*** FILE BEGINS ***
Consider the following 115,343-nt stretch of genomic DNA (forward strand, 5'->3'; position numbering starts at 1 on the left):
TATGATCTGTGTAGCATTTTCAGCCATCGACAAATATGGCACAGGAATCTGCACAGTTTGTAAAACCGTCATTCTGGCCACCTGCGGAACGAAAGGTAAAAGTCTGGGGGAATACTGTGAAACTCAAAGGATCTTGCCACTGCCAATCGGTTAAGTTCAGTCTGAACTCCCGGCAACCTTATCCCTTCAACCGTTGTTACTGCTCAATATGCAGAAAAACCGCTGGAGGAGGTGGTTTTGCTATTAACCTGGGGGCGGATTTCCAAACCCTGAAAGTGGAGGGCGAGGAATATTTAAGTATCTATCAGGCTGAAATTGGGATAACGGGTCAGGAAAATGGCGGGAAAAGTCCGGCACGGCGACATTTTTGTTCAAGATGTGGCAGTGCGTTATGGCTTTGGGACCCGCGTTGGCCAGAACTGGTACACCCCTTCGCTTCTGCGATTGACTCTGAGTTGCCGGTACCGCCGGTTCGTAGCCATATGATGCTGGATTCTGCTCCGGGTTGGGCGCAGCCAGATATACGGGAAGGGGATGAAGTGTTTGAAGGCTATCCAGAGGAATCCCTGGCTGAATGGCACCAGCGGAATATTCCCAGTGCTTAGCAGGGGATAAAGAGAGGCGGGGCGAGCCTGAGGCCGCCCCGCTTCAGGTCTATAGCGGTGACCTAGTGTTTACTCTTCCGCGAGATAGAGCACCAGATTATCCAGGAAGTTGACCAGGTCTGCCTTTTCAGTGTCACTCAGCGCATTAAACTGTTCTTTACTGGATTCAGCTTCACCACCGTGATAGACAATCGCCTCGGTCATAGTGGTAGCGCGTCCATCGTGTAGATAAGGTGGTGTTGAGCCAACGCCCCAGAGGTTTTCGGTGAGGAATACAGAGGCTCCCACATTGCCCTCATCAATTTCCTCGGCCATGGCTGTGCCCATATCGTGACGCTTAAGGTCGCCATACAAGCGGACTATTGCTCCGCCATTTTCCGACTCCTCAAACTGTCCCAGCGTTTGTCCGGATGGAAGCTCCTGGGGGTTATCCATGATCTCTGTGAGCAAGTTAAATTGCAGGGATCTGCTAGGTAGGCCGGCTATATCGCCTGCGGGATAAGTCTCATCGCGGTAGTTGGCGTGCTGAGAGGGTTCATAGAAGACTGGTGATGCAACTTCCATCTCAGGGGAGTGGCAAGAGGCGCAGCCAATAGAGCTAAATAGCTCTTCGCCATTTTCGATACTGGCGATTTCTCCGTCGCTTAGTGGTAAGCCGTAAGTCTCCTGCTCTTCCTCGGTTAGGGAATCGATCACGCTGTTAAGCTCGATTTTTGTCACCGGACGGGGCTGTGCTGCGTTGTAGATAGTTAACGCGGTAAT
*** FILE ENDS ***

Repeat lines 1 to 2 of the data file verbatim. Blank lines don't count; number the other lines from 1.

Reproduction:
Consider the following 115,343-nt stretch of genomic DNA (forward strand, 5'->3'; position numbering starts at 1 on the left):
TATGATCTGTGTAGCATTTTCAGCCATCGACAAATATGGCACAGGAATCTGCACAGTTTGTAAAACCGTCATTCTGGCCACCTGCGGAACGAAAGGTAAAAGTCTGGGGGAATACTGTGAAACTCAAAGGATCTTGCCACTGCCAATCGGTTAAGTTCAGTCTGAACTCCCGGCAACCTTATCCCTTCAACCGTTGTTACTGCTCAATATGCAGAAAAACCGCTGGAGGAGGTGGTTTTGCTATTAACCTGGGGGCGGATTTCCAAACCCTGAAAGTGGAGGGCGAGGAATATTTAAGTATCTATCAGGCTGAAATTGGGATAACGGGTCAGGAAAATGGCGGGAAAAGTCCGGCACGGCGACATTTTTGTTCAAGATGTGGCAGTGCGTTATGGCTTTGGGACCCGCGTTGGCCAGAACTGGTACACCCCTTCGCTTCTGCGATTGACTCTGAGTTGCCGGTACCGCCGGTTCGTAGCCATATGATGCTGGATTCTGCTCCGGGTTGGGCGCAGCCAGATATACGGGAAGGGGATGAAGTGTTTGAAGGCTATCCAGAGGAATCCCTGGCTGAATGGCACCAGCGGAATATTCCCAGTGCTTAGCAGGGGATAAAGAGAGGCGGGGCGAGCCTGAGGCCGCCCCGCTTCAGGTCTATAGCGGTGACCTAGTGTTTACTCTTCCGCGAGATAGAGCACCAGATTATCCAGGAAGTTGACCAGGTCTGCCTTTTCAGTGTCACTCAGCGCATTAAACTGTTCTTTACTGGATTCAGCTTCACCACCGTGATAGACAATCGCCTCGGTCATAGTGGTAGCGCGTCCATCGTGTAGATAAGGTGGTGTTGAGCCAACGCCCCAGAGGTTTTCGGTGAGGAATACAGAGGCTCCCACATTGCCCTCATCAATTTCCTCGGCCATGGCTGTGCCCATATCGTGACGCTTAAGGTCGCCATACAAGCGGACTATTGCTCCGCCATTTTCCGACTCCTCAAACTGTCCCAGCGTTTGTCCGGATGGAAGCTCCTGGGGGTTATCCATGATCTCTGTGAGCAAGTTAAATTGCAGGGATCTGCTAGGTAGGCCGGCTATATCGCCTGCGGGATAAGTCTCATCGCGGTAGTTGGCGTGCTGAGAGGGTTCATAGAAGACTGGTGATGCAACTTCCATCTCAGGGGAGTGGCAAGAGGCGCAGCCAATAGAGCTAAATAGCTCTTCGCCATTTTCGATACTGGCGATTTCTCCGTCGCTTAGTGGTAAGCCGTAAGTCTCCTGCTCTTCCTCGGTTAGGGAATCGATCACGCTGTTAAGCTCGATTTTTGTCACCGGACGGGGCTGTGCTGCGTTGTAGATAGTTAACGCGGTAAT